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UK wireless watchdog to 'open' 72% of public spectrum

Few new frequencies to be de-regulated, though

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UK telecoms regulator Ofcom is to put over 70 per cent of the nation's public airwaves under the influence of market forces in a bid to eliminate inefficiencies in spectrum management that have, it claims, "limited the innovation and development of higher-value services".

Its plan will see licensees not only able to develop new applications for their segment of the spectrum but to sell those licences to others, on the open market.

The move follows the organisation's Spectrum Framework Review project, which arose out of Ofcom's formation in December 2003 out of the old Radio Authority and other broadcasting and communications-centric regulatory bodies.

It was also prompted by the controversy surrounding the 3G licence auctions, which yielded huge, over-the-odds sums for the Treasury and whose terms and conditions continue to limit companies keen to get in - or get out of - that market.

The Review's recommendations call in part for greater flexibility to allow licensed spectrum - covering applications ranging from taxi two-way radios to mobile phones, TV and radio - to be allocated and traded on the open market. It also suggests more spectrum be de-regulated.

The 2.4GHz and 5GHz bands used by Wi-Fi are examples of parts of the spectrum that no longer require users to buy a licence to operate, commercially or privately, within them.

However, Ofcom admitted that only seven per cent of the spectrum is ever likely to be de-regulated, at least within the 2010 timeframe the Review looks to.

Ofcom is expected to publish spectrum trading rules later this month, paving the way for trading to commence in December. Licence holders will be able to sell on licenses to other bodies without the need to seek the regulator's permission.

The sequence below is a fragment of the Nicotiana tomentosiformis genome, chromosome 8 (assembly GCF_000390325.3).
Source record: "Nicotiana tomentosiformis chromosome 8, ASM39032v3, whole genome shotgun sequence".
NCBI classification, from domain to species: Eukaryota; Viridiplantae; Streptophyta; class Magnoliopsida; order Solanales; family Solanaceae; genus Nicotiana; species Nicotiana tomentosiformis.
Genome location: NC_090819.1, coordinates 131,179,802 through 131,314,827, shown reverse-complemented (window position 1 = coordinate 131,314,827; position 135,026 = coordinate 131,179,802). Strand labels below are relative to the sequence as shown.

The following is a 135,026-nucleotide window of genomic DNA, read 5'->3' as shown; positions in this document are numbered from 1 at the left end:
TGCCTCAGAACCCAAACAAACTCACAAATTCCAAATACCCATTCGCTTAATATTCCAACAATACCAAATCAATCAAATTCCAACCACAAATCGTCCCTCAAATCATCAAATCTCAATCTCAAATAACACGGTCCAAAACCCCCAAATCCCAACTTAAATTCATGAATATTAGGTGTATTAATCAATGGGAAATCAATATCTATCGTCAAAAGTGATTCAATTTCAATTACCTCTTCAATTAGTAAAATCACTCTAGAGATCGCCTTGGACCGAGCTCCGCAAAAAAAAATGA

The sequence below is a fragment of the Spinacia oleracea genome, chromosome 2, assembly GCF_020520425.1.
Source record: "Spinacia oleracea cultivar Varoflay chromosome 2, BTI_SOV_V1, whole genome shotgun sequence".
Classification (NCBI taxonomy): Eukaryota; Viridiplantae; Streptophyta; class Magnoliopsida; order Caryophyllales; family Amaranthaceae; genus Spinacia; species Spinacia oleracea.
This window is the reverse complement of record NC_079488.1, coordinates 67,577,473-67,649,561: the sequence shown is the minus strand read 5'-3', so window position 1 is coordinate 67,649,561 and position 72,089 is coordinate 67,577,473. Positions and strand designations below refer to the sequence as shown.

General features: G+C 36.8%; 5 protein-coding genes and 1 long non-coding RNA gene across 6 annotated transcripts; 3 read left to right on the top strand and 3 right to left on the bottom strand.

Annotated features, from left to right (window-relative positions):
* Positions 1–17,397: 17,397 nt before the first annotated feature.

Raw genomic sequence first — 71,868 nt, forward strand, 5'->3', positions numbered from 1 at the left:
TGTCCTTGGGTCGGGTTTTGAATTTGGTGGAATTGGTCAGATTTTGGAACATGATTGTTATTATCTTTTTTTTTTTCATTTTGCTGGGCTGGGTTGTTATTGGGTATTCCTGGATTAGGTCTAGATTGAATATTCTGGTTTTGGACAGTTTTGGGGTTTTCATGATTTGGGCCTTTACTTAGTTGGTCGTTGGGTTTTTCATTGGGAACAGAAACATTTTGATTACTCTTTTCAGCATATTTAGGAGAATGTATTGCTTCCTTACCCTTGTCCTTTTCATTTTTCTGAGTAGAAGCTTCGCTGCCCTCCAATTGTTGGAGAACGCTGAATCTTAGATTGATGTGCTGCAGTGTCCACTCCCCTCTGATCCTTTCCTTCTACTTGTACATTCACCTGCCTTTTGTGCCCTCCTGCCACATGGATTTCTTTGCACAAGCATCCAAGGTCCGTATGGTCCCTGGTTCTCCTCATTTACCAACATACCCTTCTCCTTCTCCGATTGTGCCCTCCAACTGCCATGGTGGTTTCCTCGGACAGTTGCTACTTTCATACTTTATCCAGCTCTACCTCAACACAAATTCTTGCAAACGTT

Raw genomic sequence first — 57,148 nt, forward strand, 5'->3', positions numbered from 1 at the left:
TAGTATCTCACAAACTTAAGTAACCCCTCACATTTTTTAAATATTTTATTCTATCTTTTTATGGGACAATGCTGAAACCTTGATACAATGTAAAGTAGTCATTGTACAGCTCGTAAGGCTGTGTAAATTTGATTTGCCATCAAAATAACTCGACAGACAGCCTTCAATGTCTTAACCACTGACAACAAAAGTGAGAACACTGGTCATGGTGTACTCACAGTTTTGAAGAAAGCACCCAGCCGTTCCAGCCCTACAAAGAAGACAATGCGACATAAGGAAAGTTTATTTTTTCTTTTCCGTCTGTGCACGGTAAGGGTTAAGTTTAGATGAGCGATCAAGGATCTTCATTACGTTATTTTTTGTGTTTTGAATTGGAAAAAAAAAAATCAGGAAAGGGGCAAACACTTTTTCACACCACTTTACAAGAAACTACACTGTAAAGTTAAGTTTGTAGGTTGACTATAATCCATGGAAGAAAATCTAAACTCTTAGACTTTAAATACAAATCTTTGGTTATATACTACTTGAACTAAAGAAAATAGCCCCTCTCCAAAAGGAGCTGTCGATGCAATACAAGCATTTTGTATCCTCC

They will also be able to put their spectrum to uses not defined in the original licence, ending the current regime which licences not only specific bands of the spectrum, but permit only specified technologies to be used within those bands.

Initially, those licences that may be traded include those covering analogue public-access mobile radio, national paging, data networks, national and regional private business radio, common base stations, fixed wireless access, scanning telemetry and fixed terrestrial links. However, Ofcom proposes to broaden the range of tradable licence categories during 2005.

Ofcom stressed that it's still going to have a job after all this is complete: it will still be needed to maintain control over key spectrum licences where international agreements and standards come into play, typically for applications such as radar, avionics and ship-borne communications systems.

It's also going to continue to monitor spectrum usage and deal with anyone found interfering with other users' spectrum, such as pirate radio stations. Indeed, Ofcom reckons that it's going to be kept even busier dealing with the increase in interferences between transmissions is expects to arise from the increased usage flexibility the framework offers. It admitted it would "intervene where necessary to make sure that these initiatives do not result in excessive harmful interference for other users".

However, the new framework is unlikely to see devices such as Griffin Technology's iTrip become legal in the UK. The transmitter, designed to beam songs played on an iPod to nearby FM radios, is currently illegal to use in the UK, since it can potentially broadcast on channels licensed by Ofcom under the terms of the 1949 Wireless Telegraphy Act for licensees exclusive use. That exclusivity is currently maintained irrespective of the relative output of radio station transmitters and the puny (by comparison) iTrip. ®

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